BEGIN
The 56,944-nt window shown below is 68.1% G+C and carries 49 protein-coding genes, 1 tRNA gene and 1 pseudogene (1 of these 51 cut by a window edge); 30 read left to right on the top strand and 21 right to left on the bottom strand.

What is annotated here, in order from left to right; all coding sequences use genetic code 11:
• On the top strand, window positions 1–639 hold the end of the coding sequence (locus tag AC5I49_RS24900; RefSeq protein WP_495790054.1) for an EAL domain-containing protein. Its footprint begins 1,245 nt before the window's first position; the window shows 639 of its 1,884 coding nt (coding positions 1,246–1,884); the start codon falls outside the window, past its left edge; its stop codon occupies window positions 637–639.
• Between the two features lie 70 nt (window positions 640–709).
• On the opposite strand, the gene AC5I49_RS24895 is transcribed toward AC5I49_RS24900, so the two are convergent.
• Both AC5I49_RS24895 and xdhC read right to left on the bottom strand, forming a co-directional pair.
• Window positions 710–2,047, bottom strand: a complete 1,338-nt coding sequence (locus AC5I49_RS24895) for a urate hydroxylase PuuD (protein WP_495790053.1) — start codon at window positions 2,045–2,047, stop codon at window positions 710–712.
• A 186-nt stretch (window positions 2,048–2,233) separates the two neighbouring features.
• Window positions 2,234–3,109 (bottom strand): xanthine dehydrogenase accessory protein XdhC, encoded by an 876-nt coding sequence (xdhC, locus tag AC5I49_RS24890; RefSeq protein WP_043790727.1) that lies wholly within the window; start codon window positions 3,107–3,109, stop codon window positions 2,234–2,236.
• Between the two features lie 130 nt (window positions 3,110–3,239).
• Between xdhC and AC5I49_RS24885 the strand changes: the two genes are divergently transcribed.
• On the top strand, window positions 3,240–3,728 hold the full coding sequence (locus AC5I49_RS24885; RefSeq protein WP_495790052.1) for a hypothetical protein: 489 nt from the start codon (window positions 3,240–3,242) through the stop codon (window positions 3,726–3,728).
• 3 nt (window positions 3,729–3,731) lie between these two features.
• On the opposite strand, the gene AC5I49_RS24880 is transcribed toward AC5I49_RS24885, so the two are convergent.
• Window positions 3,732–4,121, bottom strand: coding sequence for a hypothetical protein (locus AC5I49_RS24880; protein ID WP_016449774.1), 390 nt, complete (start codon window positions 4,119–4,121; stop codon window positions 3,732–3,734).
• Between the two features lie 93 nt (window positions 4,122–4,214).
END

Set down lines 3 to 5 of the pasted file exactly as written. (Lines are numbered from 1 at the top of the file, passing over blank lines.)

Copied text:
• On the top strand, window positions 1–639 hold the end of the coding sequence (locus tag AC5I49_RS24900; RefSeq protein WP_495790054.1) for an EAL domain-containing protein. Its footprint begins 1,245 nt before the window's first position; the window shows 639 of its 1,884 coding nt (coding positions 1,246–1,884); the start codon falls outside the window, past its left edge; its stop codon occupies window positions 637–639.
• Between the two features lie 70 nt (window positions 640–709).
• On the opposite strand, the gene AC5I49_RS24895 is transcribed toward AC5I49_RS24900, so the two are convergent.